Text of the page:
Firefighters on the Angeles National Forest are using prescribed fire on the Clear Creek fuel break north of Los Angeles that separates the Arroyo Seco from the Big Tujunga drainages.
“It helps to protect some of the largest communication sites anywhere, some of LA’s drinking water storage, and major communities,” said Robert Garcia, Fire Chief on the Angeles National Forest. “It is also on some of the toughest ground we have on the ANF making initial attack very difficult. The adjacent slopes are unfortunately known from such incidents as Woodwardia, Bryant and more recently the origins of the 2009 Station Fire.”
When I worked on the Laguna and El Cariso Hotshots nearby on the Cleveland NF, to us the ANF was infamous for its extremely steep slopes, which are evident in these photos.
In most other locations super-steep slopes are not a serious obstacle while conducting prescribed fires, as in the example below.
On Friday, February 14 the Bureau of Land Management (BLM) released the Final Programmatic Environmental Impact Statement (PEIS) for Fuel Breaks in the Great Basin. This Final PEIS provides for the construction and maintenance of a system of up to 11,000 miles of fuel breaks within a 223 million acre area to aid in the control of wildfires in portions of Idaho, Oregon, Washington, California, Nevada, and Utah.
The Preferred Alternative outlined in the PEIS analyzes manual, chemical and mechanical treatments, including prescribed fire, seeding, and targeted grazing to construct and maintain a system of fuel breaks. These treatments would be implemented along roads and rights-of-way on BLM-administered lands to minimize new disturbance and wildlife habitat fragmentation and to maximize accessibility for wildland firefighters.
The estimated total cost of developing and producing the PEIS was $2.3 million.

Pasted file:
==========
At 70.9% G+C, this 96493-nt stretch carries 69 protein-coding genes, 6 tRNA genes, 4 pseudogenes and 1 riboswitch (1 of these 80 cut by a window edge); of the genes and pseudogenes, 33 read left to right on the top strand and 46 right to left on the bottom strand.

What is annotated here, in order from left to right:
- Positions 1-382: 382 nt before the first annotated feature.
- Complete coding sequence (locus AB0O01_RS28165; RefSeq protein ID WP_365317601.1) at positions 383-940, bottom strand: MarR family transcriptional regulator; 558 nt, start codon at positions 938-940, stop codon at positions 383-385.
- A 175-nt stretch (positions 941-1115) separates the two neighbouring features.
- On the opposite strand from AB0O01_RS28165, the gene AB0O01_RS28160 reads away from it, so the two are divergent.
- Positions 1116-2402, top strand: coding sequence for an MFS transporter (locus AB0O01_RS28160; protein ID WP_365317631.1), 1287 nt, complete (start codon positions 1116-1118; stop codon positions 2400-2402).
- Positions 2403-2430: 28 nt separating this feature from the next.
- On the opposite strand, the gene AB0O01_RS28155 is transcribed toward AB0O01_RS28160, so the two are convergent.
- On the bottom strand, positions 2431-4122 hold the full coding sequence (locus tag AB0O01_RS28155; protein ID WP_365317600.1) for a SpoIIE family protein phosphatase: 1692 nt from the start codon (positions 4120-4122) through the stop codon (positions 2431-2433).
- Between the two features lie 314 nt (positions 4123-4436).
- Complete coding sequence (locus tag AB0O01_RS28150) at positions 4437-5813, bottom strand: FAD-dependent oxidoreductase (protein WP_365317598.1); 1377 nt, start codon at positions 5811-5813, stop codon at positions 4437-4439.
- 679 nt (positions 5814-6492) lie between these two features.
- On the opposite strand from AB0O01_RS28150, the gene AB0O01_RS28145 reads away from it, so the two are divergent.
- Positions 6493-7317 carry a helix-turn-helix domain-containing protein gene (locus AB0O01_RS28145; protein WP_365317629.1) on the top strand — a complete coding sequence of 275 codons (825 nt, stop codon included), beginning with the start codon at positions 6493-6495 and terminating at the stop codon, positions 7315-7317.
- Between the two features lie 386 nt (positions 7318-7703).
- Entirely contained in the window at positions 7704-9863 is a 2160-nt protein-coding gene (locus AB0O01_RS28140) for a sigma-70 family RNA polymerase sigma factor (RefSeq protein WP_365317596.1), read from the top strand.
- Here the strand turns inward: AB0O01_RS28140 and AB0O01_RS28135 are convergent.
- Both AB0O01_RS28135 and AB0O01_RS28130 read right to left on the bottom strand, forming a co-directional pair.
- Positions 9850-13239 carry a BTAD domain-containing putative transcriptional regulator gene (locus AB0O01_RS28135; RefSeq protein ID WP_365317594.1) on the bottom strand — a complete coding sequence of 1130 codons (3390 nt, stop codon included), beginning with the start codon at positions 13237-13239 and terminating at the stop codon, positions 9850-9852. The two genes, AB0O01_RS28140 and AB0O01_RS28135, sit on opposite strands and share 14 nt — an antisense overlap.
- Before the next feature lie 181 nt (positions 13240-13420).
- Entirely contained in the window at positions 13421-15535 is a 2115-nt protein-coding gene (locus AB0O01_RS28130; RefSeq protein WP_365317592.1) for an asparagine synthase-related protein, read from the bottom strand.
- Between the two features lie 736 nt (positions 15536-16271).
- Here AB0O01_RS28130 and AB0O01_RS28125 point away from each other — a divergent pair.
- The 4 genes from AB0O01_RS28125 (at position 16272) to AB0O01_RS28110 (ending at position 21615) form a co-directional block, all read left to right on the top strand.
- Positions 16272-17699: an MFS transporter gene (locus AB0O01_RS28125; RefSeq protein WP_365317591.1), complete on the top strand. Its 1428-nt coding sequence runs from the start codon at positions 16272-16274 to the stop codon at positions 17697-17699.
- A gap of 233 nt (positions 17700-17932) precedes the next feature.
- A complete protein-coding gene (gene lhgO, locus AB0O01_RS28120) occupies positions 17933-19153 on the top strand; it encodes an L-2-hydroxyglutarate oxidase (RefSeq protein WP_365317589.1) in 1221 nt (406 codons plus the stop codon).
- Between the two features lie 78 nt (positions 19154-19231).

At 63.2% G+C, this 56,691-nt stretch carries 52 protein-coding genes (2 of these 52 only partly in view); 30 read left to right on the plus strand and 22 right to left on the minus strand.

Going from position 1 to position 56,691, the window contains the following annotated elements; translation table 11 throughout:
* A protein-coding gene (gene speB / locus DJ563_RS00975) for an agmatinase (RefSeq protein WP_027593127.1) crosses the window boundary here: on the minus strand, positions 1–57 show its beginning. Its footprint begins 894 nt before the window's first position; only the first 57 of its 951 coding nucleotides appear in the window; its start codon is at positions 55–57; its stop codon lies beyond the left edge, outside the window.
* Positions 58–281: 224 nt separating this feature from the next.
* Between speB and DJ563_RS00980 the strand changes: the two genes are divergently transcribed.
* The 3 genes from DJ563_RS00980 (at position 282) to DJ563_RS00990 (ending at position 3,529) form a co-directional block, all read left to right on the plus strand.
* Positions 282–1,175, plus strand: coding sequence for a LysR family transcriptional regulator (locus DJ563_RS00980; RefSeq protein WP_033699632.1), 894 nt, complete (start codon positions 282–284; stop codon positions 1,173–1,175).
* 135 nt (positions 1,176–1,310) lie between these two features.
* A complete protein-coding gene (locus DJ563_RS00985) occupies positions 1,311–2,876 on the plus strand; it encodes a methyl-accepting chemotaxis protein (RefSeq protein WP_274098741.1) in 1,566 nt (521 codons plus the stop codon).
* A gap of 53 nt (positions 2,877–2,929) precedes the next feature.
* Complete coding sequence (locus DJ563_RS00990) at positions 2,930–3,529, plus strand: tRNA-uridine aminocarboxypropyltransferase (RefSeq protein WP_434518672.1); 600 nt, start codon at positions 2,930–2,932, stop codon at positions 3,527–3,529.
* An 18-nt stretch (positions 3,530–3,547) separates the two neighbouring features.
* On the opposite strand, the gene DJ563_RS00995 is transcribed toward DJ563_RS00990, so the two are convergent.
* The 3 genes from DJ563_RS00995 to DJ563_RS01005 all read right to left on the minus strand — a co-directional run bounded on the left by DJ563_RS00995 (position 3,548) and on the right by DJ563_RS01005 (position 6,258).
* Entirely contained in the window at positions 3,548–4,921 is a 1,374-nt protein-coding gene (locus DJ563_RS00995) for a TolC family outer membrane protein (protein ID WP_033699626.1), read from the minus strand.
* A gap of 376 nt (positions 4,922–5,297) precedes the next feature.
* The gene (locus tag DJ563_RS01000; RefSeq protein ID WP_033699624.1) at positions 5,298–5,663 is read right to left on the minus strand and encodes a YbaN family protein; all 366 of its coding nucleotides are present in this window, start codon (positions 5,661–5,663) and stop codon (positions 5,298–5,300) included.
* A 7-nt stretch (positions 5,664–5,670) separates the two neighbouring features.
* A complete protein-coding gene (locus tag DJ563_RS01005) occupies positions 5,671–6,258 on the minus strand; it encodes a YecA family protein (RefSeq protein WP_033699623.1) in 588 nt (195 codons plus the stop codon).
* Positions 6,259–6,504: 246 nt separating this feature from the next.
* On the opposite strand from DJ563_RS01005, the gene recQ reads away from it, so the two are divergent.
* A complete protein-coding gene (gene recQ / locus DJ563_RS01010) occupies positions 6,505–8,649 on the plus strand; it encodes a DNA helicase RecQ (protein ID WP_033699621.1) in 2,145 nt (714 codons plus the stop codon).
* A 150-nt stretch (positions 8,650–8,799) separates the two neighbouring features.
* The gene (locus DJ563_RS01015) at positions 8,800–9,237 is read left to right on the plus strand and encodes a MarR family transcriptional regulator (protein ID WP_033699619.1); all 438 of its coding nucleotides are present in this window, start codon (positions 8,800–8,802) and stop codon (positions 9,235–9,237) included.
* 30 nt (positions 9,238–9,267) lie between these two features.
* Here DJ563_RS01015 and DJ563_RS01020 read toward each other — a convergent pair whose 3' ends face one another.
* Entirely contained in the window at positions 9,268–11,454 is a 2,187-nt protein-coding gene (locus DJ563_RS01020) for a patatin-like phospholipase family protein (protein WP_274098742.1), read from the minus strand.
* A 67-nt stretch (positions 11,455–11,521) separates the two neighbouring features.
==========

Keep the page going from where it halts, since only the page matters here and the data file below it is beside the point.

“Wildfires pose an enormous threat to rangelands in the Great Basin – rangelands that people depend on for both recreational opportunities and their livelihoods, and that wildlife rely on for habitat,” said BLM Deputy Director for Policy and Programs William Perry Pendley. “Fuel breaks are one of the most important tools we have to give wildland firefighters a chance to safely and effectively contain rapidly moving wildfires and potentially reduce wildfire size.”
Wildfires in sagebrush communities in the Great Basin states are becoming more frequent and larger, fueled by large, unbroken swaths of grasses, brush and other vegetation. Over 13.5 million acres of historically sagebrush communities on BLM land burned within the project area between 2009 and 2018. Wildfires that consume sagebrush provide the opportunity for invasive annual grasses to increase, making future large and severe wildfires more likely.
The concept behind fuel breaks is to break up or fragment continuous fuels by reducing vegetation in key locations. When a wildfire burns into a fuel break, the flame lengths decrease and its progress slows, making it safer and easier for firefighters to control.
An electronic copy of the Final PEIS and associated documents is available for public review for 30 days on the BLM Land Use Planning and NEPA register at https://go.usa.gov/xnQcG. Other documents related to the EIS are at the BLM’s ePlanning website. The BLM will issue a Record of Decision after the end of the public review period.
This image posted on Twitter by the California Department of Forestry and Fire Protection, CAL FIRE, reminded me of when I was involved with a ball and chain operation one winter on the Sitton Peak project on the Cleveland National Forest in Southern California in the early 1970s.
The objective is to rip out or crush brush in order to reduce the wildfire hazard. It can be used to create a fuel break in lighter brush, or knock down heavier brush to make it easier and safer to conduct a prescribed fire.
When I was the contracting officer’s representative (COR) on the project a large dozer pulled about 100 to 200 feet of anchor chain that weighed 40 to 80 pounds per link. At the far end of the chain was a Navy surplus steel ball, a float, about five or six feet in diameter, that had been used with an anti-submarine net. The float was designed to support a net made of steel cable that was stretched across the mouth of a harbour or a strait for protection against submarines. A seven-mile long net was in place across the entrance to San Francisco Bay on December 7, 1941.
When the system was used on the Sitton Peak project we found that the ball needed to be heavier, so we filled it with water. That didn’t last long because the ball led a hard life, constantly being dragged across the ground and over rocks. The water leaked out through gouges in the steel. We later experimented with other materials inside the ball, including gravel, that were retained for a longer period of time.